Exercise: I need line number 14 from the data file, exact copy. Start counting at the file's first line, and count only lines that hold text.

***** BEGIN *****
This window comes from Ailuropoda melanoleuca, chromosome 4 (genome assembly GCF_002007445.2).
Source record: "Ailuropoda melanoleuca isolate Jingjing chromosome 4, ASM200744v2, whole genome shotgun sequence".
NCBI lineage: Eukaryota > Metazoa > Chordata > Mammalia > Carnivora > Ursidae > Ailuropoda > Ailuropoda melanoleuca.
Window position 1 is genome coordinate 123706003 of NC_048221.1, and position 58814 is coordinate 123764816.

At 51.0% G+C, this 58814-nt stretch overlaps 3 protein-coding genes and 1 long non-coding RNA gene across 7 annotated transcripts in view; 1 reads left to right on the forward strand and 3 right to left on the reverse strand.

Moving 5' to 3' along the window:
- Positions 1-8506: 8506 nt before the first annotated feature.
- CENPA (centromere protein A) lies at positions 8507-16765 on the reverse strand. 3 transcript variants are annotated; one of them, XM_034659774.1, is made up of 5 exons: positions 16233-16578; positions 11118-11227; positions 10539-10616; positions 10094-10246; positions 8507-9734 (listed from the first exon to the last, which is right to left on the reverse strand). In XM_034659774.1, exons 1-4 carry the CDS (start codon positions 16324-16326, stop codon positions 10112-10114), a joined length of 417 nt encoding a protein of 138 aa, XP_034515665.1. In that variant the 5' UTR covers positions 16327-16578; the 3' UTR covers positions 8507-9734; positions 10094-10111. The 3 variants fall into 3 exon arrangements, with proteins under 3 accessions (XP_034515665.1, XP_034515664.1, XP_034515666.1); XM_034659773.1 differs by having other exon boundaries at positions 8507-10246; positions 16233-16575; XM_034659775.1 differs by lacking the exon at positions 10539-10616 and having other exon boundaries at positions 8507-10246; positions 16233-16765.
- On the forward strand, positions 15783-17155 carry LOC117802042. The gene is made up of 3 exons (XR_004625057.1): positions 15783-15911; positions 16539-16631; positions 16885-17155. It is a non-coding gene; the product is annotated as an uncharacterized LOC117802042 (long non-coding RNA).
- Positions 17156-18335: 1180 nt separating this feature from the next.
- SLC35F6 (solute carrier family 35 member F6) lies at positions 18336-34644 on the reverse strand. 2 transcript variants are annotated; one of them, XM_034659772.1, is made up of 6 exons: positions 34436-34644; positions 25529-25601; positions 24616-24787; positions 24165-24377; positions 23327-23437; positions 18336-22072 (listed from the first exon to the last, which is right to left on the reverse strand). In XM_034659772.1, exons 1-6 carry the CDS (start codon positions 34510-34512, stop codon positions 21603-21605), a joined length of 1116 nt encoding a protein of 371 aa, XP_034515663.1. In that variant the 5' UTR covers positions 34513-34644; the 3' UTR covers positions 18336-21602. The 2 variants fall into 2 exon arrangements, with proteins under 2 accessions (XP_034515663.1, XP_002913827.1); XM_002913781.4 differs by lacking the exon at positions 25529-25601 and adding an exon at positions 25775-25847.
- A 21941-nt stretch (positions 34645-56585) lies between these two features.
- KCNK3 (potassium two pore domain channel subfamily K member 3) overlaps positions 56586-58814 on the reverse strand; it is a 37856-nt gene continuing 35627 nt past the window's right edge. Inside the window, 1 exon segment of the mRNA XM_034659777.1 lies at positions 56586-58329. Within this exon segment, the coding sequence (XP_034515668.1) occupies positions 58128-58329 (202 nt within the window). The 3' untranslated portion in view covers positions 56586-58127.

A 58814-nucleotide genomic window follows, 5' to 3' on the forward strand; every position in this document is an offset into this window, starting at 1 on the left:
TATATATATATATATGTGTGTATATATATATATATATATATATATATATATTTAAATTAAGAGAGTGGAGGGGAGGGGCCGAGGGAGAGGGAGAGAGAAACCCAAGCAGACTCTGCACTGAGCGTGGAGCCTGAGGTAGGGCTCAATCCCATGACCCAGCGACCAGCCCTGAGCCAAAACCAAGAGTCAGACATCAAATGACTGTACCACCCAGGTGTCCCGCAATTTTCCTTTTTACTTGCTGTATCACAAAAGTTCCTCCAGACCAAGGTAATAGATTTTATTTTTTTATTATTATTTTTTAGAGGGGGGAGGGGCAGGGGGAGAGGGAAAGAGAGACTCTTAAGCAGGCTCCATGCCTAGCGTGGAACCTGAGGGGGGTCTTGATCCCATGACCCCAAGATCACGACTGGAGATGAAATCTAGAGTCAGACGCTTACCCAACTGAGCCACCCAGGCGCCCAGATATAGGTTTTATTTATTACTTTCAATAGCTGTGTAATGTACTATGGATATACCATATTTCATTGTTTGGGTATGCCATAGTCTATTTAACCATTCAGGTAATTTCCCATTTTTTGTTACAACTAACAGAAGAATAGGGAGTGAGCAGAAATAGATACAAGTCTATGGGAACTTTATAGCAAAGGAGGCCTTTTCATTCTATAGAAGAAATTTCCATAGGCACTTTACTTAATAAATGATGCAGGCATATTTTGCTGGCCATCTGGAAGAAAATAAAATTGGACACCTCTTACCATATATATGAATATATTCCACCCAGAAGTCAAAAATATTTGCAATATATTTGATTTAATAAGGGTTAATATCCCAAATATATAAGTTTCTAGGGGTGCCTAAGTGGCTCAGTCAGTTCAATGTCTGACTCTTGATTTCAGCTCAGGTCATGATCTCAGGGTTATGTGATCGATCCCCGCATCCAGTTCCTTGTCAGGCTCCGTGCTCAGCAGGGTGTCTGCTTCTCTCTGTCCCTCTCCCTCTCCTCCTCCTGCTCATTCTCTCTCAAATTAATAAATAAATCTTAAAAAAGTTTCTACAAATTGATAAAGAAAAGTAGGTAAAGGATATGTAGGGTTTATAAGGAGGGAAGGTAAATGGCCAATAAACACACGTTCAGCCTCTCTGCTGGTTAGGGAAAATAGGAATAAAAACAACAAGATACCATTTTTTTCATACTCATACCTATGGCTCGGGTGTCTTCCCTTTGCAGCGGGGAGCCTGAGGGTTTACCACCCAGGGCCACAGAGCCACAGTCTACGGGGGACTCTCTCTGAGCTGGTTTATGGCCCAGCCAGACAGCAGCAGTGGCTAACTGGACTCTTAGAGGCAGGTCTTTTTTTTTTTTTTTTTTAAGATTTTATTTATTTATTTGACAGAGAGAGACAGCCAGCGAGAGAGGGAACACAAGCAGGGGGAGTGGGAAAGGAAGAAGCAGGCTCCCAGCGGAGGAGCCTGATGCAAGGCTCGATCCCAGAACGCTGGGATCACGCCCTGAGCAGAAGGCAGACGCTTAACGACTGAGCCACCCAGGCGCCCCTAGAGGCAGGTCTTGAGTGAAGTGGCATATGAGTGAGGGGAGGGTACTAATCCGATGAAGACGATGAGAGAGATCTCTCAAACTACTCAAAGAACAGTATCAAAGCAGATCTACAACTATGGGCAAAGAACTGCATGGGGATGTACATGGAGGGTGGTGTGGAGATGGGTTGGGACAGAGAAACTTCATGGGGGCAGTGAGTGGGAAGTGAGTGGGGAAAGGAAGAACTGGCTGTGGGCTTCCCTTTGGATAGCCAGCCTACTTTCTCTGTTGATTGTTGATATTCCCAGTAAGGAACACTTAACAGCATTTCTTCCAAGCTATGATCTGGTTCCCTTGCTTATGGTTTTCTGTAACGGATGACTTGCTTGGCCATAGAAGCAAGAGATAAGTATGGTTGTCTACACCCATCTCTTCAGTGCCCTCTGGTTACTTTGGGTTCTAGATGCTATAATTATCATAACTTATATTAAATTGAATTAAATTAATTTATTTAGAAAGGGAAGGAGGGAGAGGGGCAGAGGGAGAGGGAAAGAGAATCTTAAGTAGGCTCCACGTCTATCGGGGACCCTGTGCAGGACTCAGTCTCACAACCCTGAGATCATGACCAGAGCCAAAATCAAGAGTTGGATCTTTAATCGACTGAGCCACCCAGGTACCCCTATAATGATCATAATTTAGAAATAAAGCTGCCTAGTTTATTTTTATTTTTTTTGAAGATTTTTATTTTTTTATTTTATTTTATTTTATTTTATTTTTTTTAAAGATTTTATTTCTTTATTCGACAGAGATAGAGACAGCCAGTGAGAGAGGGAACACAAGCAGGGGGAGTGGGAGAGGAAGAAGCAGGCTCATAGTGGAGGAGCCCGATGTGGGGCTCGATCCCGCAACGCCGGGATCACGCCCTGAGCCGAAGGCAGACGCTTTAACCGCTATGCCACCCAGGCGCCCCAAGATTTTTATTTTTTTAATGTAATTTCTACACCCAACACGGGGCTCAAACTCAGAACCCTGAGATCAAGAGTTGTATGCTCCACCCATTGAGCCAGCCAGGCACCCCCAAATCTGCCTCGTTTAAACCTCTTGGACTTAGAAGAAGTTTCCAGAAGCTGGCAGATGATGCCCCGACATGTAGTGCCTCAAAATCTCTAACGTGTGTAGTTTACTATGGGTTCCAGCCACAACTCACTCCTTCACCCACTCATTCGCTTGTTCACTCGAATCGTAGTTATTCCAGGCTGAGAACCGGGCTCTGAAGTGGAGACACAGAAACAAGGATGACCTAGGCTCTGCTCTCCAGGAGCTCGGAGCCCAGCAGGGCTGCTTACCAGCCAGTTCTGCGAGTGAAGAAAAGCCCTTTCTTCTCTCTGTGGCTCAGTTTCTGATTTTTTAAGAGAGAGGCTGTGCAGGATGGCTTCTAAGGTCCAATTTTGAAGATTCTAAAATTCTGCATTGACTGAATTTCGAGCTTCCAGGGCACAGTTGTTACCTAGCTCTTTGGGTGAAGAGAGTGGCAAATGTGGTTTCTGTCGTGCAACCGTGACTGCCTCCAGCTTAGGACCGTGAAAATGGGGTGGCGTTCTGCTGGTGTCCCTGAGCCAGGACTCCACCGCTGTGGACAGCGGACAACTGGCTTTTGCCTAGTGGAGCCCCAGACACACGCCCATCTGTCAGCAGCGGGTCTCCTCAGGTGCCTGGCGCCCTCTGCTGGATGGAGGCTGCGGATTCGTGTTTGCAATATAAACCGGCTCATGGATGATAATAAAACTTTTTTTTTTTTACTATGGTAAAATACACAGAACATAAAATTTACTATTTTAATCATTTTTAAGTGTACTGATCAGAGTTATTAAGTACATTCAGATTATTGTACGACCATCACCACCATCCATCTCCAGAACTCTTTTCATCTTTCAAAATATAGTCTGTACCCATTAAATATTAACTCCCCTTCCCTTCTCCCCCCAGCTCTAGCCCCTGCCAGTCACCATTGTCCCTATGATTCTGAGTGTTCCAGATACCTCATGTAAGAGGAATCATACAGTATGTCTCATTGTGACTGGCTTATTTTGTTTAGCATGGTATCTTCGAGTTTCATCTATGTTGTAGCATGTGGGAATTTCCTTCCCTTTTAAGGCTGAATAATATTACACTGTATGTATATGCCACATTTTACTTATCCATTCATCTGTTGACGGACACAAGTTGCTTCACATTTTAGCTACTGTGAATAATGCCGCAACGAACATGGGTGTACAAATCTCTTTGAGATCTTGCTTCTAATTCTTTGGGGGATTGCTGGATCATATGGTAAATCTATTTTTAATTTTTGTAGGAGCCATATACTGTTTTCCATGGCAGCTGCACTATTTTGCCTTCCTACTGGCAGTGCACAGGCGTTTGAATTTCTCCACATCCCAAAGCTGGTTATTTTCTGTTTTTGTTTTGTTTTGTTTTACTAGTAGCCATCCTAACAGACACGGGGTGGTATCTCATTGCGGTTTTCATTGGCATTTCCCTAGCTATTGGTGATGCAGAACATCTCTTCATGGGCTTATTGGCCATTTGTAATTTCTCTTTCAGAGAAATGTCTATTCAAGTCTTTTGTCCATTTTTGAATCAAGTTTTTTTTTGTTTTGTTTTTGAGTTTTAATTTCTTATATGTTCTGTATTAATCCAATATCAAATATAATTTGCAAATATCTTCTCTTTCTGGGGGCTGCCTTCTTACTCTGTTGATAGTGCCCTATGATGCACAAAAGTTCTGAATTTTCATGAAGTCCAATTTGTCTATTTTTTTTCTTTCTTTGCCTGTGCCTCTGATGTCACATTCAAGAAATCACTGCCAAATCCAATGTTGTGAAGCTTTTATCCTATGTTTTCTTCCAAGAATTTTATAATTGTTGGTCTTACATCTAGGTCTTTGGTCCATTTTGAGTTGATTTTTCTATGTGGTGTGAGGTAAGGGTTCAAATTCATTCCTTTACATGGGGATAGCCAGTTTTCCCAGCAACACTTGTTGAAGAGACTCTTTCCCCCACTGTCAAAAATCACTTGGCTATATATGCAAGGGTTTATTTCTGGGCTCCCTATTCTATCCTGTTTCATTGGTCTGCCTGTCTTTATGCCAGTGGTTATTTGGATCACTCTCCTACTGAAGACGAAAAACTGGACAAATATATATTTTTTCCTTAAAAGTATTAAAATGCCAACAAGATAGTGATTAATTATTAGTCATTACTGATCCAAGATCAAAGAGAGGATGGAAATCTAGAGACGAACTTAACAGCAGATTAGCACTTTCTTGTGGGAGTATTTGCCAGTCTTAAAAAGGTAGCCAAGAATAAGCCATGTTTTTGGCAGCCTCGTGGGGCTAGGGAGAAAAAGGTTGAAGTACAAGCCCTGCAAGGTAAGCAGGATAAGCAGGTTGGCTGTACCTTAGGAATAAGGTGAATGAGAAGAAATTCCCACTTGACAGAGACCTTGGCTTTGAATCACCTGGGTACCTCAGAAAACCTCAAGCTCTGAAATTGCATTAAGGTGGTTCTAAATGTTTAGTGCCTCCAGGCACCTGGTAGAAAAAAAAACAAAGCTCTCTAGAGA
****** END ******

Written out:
A 58814-nucleotide genomic window follows, 5' to 3' on the forward strand; every position in this document is an offset into this window, starting at 1 on the left: